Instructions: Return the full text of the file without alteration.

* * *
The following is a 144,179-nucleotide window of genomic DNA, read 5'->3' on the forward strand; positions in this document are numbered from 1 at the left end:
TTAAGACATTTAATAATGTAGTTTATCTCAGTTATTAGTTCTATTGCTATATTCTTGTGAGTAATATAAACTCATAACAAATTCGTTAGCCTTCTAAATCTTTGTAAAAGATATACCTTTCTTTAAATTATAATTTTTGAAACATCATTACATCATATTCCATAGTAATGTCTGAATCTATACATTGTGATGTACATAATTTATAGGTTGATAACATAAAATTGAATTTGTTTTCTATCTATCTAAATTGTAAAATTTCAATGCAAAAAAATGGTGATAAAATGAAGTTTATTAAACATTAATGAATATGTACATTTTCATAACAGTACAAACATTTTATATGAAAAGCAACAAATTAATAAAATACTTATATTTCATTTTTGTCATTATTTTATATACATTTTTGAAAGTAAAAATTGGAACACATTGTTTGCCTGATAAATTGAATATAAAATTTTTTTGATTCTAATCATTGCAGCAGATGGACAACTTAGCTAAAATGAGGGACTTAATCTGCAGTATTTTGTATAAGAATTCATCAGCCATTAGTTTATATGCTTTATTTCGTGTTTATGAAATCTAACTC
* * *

The following is a 144,179-nucleotide window of genomic DNA, read 5'->3' on the forward strand; positions in this document are numbered from 1 at the left end:
TTAAGACATTTAATAATGTAGTTTATCTCAGTTATTAGTTCTATTGCTATATTCTTGTGAGTAATATAAACTCATAACAAATTCGTTAGCCTTCTAAATCTTTGTAAAAGATATACCTTTCTTTAAATTATAATTTTTGAAACATCATTACATCATATTCCATAGTAATGTCTGAATCTATACATTGTGATGTACATAATTTATAGGTTGATAACATAAAATTGAATTTGTTTTCTATCTATCTAAATTGTAAAATTTCAATGCAAAAAAATGGTGATAAAATGAAGTTTATTAAACATTAATGAATATGTACATTTTCATAACAGTACAAACATTTTATATGAAAAGCAACAAATTAATAAAATACTTATATTTCATTTTTGTCATTATTTTATATACATTTTTGAAAGTAAAAATTGGAACACATTGTTTGCCTGATAAATTGAATATAAAATTTTTTTGATTCTAATCATTGCAGCAGATGGACAACTTAGCTAAAATGAGGGACTTAATCTGCAGTATTTTGTATAAGAATTCATCAGCCATTAGTTTATATGCTTTATTTCGTGTTTATGAAATCTAACTC